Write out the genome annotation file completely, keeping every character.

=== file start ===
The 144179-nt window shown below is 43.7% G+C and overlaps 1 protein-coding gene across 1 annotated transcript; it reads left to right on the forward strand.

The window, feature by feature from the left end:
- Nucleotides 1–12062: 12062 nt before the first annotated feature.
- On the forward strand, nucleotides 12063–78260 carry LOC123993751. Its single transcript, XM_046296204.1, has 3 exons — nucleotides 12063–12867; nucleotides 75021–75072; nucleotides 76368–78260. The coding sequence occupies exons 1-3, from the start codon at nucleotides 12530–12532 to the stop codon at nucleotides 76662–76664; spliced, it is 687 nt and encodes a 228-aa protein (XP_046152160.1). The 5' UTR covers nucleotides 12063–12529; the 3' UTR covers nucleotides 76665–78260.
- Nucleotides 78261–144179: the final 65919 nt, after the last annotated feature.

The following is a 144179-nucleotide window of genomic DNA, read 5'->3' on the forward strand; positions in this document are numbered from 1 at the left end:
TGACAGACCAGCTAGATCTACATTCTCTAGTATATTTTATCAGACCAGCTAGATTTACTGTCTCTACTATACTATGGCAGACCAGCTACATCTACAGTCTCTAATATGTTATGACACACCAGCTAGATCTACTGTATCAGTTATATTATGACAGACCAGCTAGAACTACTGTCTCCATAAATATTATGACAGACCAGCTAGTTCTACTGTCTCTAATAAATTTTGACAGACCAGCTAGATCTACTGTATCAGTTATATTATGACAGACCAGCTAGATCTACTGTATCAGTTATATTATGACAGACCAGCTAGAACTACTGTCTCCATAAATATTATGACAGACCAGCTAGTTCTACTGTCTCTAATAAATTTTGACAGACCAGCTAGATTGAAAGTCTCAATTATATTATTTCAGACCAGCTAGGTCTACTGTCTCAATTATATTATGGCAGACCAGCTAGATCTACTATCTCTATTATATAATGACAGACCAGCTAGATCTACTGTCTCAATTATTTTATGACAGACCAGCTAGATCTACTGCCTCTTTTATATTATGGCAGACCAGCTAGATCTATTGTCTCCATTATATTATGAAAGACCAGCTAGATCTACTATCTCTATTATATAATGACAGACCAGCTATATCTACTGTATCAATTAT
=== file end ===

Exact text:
The 144179-nt window shown below is 43.7% G+C and overlaps 1 protein-coding gene across 1 annotated transcript; it reads left to right on the forward strand.

The window, feature by feature from the left end:
- Nucleotides 1–12062: 12062 nt before the first annotated feature.
- On the forward strand, nucleotides 12063–78260 carry LOC123993751. Its single transcript, XM_046296204.1, has 3 exons — nucleotides 12063–12867; nucleotides 75021–75072; nucleotides 76368–78260. The coding sequence occupies exons 1-3, from the start codon at nucleotides 12530–12532 to the stop codon at nucleotides 76662–76664; spliced, it is 687 nt and encodes a 228-aa protein (XP_046152160.1). The 5' UTR covers nucleotides 12063–12529; the 3' UTR covers nucleotides 76665–78260.
- Nucleotides 78261–144179: the final 65919 nt, after the last annotated feature.

The following is a 144179-nucleotide window of genomic DNA, read 5'->3' on the forward strand; positions in this document are numbered from 1 at the left end:
TGACAGACCAGCTAGATCTACATTCTCTAGTATATTTTATCAGACCAGCTAGATTTACTGTCTCTACTATACTATGGCAGACCAGCTACATCTACAGTCTCTAATATGTTATGACACACCAGCTAGATCTACTGTATCAGTTATATTATGACAGACCAGCTAGAACTACTGTCTCCATAAATATTATGACAGACCAGCTAGTTCTACTGTCTCTAATAAATTTTGACAGACCAGCTAGATCTACTGTATCAGTTATATTATGACAGACCAGCTAGATCTACTGTATCAGTTATATTATGACAGACCAGCTAGAACTACTGTCTCCATAAATATTATGACAGACCAGCTAGTTCTACTGTCTCTAATAAATTTTGACAGACCAGCTAGATTGAAAGTCTCAATTATATTATTTCAGACCAGCTAGGTCTACTGTCTCAATTATATTATGGCAGACCAGCTAGATCTACTATCTCTATTATATAATGACAGACCAGCTAGATCTACTGTCTCAATTATTTTATGACAGACCAGCTAGATCTACTGCCTCTTTTATATTATGGCAGACCAGCTAGATCTATTGTCTCCATTATATTATGAAAGACCAGCTAGATCTACTATCTCTATTATATAATGACAGACCAGCTATATCTACTGTATCAATTAT